For the most part, the vendors of Machane Yehuda are owned or supplied by three or four vendors. There are, however, a few vendors that regularly stock vegetables and food materials that aren’t on everyone else’s displays. Of course it’s premium stuff, for a premium price, but then how many times a week are you eating King Oyster mushrooms?
I wonder why it took me so long to get a truffle slicer. After all, it is the quintessential piece of high-end kitchen equipment. It is hoity. It is toity. Nothing else screams “food snob” more than a miniature food slicer that is so elite it has to have “truffle” in its name.
Although in reality it’s only a slicer, okay a very thin slicer, I will continue to call it a truffle slicer because, well because propriety must be maintained!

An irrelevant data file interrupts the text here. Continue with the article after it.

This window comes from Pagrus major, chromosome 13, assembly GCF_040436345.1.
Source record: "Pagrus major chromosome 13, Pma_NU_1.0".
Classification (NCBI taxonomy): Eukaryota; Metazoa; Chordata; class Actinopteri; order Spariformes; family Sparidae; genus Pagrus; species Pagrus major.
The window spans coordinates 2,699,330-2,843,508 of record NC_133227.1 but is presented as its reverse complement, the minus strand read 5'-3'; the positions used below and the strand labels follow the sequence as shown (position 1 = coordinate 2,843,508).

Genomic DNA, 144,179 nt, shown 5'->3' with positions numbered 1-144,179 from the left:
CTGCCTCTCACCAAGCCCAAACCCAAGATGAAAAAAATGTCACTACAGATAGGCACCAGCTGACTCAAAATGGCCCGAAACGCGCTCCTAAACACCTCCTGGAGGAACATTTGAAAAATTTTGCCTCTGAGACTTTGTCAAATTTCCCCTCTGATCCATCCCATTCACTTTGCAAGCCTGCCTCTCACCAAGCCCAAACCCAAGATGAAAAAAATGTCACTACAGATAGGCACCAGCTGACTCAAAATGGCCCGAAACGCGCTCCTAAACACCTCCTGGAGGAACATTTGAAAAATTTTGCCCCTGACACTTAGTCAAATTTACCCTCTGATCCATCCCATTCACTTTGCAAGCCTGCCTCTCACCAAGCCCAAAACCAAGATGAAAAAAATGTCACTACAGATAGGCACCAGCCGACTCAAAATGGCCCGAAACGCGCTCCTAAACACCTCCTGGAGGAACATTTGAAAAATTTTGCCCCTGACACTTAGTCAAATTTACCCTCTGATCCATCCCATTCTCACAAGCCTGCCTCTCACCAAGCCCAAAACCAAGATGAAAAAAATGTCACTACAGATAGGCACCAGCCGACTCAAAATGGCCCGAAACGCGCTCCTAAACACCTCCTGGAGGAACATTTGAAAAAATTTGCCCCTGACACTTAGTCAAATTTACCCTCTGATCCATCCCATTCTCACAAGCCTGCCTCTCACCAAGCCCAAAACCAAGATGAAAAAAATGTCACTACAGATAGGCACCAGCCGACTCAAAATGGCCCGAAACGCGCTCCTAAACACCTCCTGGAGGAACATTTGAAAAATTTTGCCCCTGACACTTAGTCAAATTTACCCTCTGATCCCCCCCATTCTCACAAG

There are two types of truffle slicer. the first is a flat piece of metal with a raised serrated planing blade and a screw that adjusts the height of the blade. The second is a flat piece of metal with a plastic hopper that glides back and forth on rails.
Anyone who has taken a class with me, or listened to me wax philosophic about working in the kitchen, has heard me say that the only kitchen gadget you really need is a good chef’s knife properly sharpened. And while that’s still true, I am now the proud owner of my very own truffle slicer.
Now if I only had some truffles…
The sweet butter and the sweet leeks and the sweet carrots… Sweet!
Do not let anything caramelize on the bottom. This is not an earthy, hearty soup. This is a smooth, rich soup.
Yes, there is a lot of butter in the recipe. So don’t eat the whole pot at once. It works out to two teaspoons in a pint, which is a normal portion of soup with an extra bit of sin thrown in.